Apple has agreed to let iPhone app developers email their users about cheaper ways to pay for digital subscriptions and media by circumventing the manufacturer’s billion-dollar-a-year commission system.
The grant announced Thursday night, which covers email notifications but does not allow in-app notifications, is part of a preliminary settlement of a nearly two-year court case filed on behalf of iPhone app developers in the United States. It also deals with a case raised by a federal court judge who is expected to rule soon in a separate case she brought Epic GamesPopular video game maker It is an electronic game.
Apple made the announcement in brief with reporters, insisting on anonymity to participating executives and not allowing any direct quotes.
Under Apple’s old rules, iPhone app makers were barred from emailing users with information on how to pay for services outside the app, which could exceed Apple’s 15% to 30% fee.
The franchise now opens a way for app developers to more aggressively encourage users to pay in other ways, as long as companies get consumer approval.
Apple will also create a $100 million fund to pay thousands of app developers covered in the lawsuit, amounts ranging from $250 to $30,000. Developers will gain more flexibility in setting different prices within their apps, expanding the options from around 100 to 500 options.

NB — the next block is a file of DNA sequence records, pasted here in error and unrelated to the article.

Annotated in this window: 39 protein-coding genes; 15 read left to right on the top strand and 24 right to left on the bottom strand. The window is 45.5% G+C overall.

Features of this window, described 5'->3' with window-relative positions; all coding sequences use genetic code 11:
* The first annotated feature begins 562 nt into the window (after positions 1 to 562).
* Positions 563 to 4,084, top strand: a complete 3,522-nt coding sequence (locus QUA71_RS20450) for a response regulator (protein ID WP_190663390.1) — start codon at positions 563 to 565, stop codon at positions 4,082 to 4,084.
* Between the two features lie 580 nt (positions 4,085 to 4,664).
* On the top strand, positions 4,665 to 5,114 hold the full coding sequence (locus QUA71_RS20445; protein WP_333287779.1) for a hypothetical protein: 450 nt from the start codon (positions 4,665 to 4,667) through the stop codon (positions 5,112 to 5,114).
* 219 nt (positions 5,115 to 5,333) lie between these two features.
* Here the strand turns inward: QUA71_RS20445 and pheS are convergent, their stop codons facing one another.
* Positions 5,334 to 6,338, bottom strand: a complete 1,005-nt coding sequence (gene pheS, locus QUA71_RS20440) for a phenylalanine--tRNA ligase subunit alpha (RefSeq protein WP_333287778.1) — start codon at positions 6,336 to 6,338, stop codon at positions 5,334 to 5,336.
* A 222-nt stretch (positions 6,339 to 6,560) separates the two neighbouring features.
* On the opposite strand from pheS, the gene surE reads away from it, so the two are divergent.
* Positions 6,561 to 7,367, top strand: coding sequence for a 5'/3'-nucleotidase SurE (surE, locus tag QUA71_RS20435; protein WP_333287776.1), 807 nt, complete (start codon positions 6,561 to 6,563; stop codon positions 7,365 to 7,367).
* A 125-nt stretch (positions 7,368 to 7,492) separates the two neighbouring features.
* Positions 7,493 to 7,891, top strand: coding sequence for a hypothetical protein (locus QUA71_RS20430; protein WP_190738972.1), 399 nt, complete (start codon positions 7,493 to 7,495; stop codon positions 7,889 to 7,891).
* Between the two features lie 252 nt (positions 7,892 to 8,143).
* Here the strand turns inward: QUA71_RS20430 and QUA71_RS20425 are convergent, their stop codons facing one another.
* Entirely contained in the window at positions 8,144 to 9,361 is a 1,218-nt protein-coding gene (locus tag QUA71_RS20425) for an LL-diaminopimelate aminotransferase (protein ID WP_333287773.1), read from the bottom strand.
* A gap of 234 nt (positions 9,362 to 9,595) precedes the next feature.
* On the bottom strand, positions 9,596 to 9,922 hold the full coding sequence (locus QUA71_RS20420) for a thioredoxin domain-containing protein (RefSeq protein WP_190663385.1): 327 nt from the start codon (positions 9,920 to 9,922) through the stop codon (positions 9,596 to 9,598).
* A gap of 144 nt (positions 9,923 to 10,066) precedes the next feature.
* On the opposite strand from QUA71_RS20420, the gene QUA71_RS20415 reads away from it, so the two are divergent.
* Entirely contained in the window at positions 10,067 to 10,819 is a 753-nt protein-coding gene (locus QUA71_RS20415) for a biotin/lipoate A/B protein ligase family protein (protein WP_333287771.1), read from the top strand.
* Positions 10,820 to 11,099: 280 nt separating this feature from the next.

The compromise addresses concerns that US District Judge Yvonne Gonzalez Rogers has repeatedly raised while presiding over a high-profile Epic-Apple trial. Everyone has honestly wondered why Apple can’t let developers offer a variety of payment options within their apps, just as traditional retailers can offer a variety of different credit cards they accept in addition to cash.
Apple still doesn’t allow developers to use in-app notifications to encourage consumers to explore different payment options.
But just being able to email users to explain why they should pay out of the app is a huge leap for developers who have complained about Apple commissions as a form of price hike for years.
Richard Czeslavsky, one of the app developers who brought the lawsuit that Apple is resolving, hailed the freedom to send emails to users as a “game changer” in a statement field in an Oakland, California court. Czeslavsky, CEO of Pure Sweat Basketball, predicted that app developers “will take advantage of this change in customer communications as a way to further reduce the commissions paid to Apple.”
Apple is already overhauling its App Store fee system in response to legal pressure and increased scrutiny among lawmakers and regulators around the world, who are looking closely at whether or not the company’s tight grip on the Store is working, stifling competition and innovation.
Earlier this year, Apple slashed its in-app commissions from 30% to 15% for developers with less than $1 million in annual income, a move that covers most apps in its Store. As part of the deal announced Thursday, Apple is ensuring that low commission for small developers continues for at least another three years.
But the low commissions are not helping big app creators like Epic and Spotify, the leaders of an alliance trying to tear down Apple’s so-called walled garden that prevents outsiders from offering other options. Apple maintains that it prevents alternative stores from offering apps on its iPhone to protect the security and privacy of its customers, while its critics assert that the company is simply trying to protect the revenue stream that generates billions of dollars annually.
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